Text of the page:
The Bear Is Sharpening Its Claws… Investors at Risk of a Mauling

In 2017, Danielle DiMartino Booth published Fed Up.

Her book was an insider’s take on why the federal reserve is bad for the US.

Since then, what was bad for the US has only gotten far worse.

In ‘rescuing’ the market last year, the Fed has fostered a risk-taking mentality that in my opinion and experience, exceeds all previous bubbles.

Retail investors — emotionally charged by easy to use trading apps and social media — are storming the capital markets.

According to MarketWatch on 24 January 2021 (emphasis added):

GameStop‘s stock is on track for its best monthly rise in its history, up 245%, as retail-investing fanatics touted the stock and urged users on finance-oriented social platforms like Reddit to buy the shares to squeeze activist investor and noted short seller Andrew Left’s Citron Research.

The actions of fanatic investor groups have gone beyond name-calling and hacking attempts and included what Left described as “serious crimes such as harassment of minor children,” MarketWatch’s sister publication Barron’s wrote.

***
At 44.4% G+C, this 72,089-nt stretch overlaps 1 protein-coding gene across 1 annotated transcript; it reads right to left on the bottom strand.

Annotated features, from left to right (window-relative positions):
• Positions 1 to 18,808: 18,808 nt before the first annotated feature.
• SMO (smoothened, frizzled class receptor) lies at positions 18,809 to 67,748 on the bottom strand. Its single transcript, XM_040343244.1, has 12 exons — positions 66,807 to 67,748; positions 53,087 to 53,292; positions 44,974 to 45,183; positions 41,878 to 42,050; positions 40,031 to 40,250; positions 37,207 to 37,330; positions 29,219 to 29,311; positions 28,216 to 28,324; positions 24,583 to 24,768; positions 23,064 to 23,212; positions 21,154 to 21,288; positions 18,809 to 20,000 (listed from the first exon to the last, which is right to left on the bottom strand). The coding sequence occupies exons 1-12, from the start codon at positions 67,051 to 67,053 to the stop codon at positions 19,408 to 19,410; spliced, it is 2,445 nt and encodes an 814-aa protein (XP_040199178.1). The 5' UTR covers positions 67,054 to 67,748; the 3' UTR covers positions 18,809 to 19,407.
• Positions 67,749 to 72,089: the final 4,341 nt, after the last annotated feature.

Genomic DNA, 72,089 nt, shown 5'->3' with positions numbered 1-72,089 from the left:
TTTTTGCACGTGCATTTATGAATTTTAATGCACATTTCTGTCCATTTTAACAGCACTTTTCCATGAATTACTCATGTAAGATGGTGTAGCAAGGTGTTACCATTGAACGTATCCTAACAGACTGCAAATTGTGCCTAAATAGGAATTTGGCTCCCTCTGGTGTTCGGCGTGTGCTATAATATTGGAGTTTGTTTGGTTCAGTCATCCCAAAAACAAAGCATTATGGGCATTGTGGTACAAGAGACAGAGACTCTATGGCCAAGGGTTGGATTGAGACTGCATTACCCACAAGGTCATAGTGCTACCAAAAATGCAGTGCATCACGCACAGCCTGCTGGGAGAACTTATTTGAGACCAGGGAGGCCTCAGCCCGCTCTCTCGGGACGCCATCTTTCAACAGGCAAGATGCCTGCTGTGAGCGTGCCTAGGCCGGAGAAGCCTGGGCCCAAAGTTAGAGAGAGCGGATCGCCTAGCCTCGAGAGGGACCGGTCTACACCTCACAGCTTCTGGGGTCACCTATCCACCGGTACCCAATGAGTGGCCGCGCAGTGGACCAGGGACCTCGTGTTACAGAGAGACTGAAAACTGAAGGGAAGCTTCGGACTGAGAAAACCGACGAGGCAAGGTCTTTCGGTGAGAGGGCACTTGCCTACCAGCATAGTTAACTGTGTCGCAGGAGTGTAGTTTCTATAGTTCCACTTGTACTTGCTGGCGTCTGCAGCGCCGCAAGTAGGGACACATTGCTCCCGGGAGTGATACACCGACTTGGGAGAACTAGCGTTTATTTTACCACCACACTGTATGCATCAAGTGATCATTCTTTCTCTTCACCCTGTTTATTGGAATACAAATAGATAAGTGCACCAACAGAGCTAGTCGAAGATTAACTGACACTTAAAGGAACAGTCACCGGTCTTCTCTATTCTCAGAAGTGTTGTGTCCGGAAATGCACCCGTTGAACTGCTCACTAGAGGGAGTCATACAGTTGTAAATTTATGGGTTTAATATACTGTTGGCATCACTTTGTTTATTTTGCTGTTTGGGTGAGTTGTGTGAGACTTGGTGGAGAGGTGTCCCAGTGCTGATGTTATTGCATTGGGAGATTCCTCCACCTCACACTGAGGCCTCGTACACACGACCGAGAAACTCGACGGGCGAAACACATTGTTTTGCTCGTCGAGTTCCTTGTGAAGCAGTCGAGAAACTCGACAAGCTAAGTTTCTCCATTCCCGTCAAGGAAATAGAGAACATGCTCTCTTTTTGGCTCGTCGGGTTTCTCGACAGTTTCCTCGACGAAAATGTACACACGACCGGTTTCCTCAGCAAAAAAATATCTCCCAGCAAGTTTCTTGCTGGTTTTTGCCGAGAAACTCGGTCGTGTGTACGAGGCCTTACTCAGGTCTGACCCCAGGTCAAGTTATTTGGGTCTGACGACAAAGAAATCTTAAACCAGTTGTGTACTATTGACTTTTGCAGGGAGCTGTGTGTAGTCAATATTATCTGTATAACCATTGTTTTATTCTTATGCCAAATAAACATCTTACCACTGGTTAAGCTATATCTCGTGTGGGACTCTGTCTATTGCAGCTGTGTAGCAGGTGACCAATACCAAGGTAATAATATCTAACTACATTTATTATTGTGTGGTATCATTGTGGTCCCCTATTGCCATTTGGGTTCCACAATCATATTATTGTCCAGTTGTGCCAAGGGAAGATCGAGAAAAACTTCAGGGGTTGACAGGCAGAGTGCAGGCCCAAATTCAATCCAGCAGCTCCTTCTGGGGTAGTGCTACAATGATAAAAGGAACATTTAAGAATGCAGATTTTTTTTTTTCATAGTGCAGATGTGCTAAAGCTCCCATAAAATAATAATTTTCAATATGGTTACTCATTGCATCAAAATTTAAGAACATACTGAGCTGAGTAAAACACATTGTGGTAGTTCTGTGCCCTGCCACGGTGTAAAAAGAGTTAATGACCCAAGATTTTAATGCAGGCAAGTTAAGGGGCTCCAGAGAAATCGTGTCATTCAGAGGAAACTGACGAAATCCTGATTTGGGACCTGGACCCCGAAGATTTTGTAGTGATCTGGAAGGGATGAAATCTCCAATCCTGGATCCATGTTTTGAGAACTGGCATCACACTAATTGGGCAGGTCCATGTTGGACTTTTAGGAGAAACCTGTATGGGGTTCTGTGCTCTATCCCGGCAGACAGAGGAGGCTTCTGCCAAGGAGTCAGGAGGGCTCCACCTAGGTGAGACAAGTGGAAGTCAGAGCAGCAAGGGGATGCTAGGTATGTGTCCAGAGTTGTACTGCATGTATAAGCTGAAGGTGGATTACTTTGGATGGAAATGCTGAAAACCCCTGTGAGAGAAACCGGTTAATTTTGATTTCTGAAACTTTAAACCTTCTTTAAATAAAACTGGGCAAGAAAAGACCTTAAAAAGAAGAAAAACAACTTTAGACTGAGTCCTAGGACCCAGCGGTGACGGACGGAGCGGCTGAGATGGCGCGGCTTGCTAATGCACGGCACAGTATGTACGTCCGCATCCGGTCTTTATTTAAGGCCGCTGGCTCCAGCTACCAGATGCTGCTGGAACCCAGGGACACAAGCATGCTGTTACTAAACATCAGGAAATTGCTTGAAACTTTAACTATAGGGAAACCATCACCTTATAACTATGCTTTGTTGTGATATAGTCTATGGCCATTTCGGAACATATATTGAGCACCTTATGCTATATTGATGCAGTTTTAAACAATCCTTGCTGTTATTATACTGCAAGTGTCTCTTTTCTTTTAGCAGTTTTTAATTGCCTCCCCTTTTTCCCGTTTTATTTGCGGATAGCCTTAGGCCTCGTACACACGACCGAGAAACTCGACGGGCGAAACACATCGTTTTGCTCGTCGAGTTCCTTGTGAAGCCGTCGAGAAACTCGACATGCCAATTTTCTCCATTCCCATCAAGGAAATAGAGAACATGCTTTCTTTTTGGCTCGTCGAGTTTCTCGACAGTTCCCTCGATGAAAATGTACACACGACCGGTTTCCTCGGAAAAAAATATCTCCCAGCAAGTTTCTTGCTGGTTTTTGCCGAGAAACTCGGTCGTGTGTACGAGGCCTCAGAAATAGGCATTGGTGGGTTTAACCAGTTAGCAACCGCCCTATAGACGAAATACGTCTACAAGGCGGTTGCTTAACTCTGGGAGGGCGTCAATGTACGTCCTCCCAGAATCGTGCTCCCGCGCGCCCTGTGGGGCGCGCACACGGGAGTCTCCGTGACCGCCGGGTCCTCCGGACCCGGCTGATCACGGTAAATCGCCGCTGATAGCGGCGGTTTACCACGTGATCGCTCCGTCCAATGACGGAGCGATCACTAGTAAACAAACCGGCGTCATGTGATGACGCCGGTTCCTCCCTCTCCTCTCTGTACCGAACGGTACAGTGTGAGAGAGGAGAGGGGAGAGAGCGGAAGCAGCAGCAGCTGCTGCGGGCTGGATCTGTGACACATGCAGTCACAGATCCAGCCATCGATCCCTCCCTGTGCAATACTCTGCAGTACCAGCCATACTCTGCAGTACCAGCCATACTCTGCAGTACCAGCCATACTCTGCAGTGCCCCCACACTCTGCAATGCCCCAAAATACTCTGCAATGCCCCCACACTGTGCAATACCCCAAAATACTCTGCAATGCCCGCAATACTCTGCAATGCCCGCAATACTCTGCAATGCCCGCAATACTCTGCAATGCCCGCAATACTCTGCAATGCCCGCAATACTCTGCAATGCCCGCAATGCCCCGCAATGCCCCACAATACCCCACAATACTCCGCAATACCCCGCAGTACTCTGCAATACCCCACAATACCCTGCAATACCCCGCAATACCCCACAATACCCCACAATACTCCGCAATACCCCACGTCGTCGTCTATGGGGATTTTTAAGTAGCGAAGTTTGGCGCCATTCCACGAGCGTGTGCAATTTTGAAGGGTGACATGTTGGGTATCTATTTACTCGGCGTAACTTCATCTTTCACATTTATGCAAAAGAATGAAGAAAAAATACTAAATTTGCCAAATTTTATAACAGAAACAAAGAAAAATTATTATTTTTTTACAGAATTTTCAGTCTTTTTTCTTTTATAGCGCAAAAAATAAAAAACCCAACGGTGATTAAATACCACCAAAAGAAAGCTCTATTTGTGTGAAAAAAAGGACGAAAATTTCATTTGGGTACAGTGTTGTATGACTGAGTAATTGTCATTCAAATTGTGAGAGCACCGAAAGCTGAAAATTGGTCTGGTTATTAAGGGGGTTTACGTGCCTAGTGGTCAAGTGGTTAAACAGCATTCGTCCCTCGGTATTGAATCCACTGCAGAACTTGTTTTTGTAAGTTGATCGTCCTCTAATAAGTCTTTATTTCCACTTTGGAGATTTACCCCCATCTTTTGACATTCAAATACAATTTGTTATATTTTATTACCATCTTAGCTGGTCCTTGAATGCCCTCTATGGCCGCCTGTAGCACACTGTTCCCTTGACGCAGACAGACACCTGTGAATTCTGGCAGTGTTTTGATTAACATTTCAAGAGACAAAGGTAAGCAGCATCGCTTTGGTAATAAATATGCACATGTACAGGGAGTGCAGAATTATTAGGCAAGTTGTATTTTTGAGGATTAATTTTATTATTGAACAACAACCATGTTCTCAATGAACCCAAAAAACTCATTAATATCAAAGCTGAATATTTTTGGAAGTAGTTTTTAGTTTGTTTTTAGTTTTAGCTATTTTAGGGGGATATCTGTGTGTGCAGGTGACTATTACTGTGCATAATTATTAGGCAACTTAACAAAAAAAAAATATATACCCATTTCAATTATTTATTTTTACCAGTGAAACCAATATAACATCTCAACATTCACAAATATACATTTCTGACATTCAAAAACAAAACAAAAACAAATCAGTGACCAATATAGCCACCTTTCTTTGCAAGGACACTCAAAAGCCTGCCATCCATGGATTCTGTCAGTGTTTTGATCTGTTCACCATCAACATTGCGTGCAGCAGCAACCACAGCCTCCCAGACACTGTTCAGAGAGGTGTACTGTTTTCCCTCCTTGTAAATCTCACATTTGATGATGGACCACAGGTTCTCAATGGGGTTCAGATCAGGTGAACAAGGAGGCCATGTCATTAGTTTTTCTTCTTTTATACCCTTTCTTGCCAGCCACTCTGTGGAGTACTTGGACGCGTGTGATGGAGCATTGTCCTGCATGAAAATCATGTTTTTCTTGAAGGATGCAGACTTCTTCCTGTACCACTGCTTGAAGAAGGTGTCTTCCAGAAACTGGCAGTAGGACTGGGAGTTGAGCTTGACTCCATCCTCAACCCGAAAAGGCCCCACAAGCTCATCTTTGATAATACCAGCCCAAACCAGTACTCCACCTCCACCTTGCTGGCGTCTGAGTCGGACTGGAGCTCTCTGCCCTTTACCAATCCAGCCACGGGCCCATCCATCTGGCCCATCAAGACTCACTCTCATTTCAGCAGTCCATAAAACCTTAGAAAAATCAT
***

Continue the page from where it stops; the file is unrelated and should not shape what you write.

I’ve never heard of GameStop, so, I thought I’d take a look at why it’s going gangbusters. The stock is trading around US$65…less than six months ago it was US$5. Earnings must be good? No.

The stock (on 12-month trailing earnings) is losing US$4.22 per share. But who cares? The Fed will keep it going up.

Jerome Powell (Chairman of the Fed) should hang his head in shame. He and the other ignoramuses of history, who make up the Fed board, have turned Wall Street into a (even bigger) casino.

Danielle DiMartino Booth’s book title captures my current mood…I’m fed up with our continual failure to learn from history.

What compels us to keep repeating the same mistakes over and over again?

If it was child who always kept getting into trouble, our frustrated response would be when will you ever learn? Or as some of the teachers in a bygone era used to say, what does it take to get it through that thick skull of yours?

Yet the lessons of markets past continued to be ignored each and every time a market is in hot pursuit of record levels.

The laws of mathematics are temporarily suspended while punters indulge in these flights of fantasy…somehow believing this time is truly different from the past.

It never is. Same fervour. Same inane thought processes. Same outcome.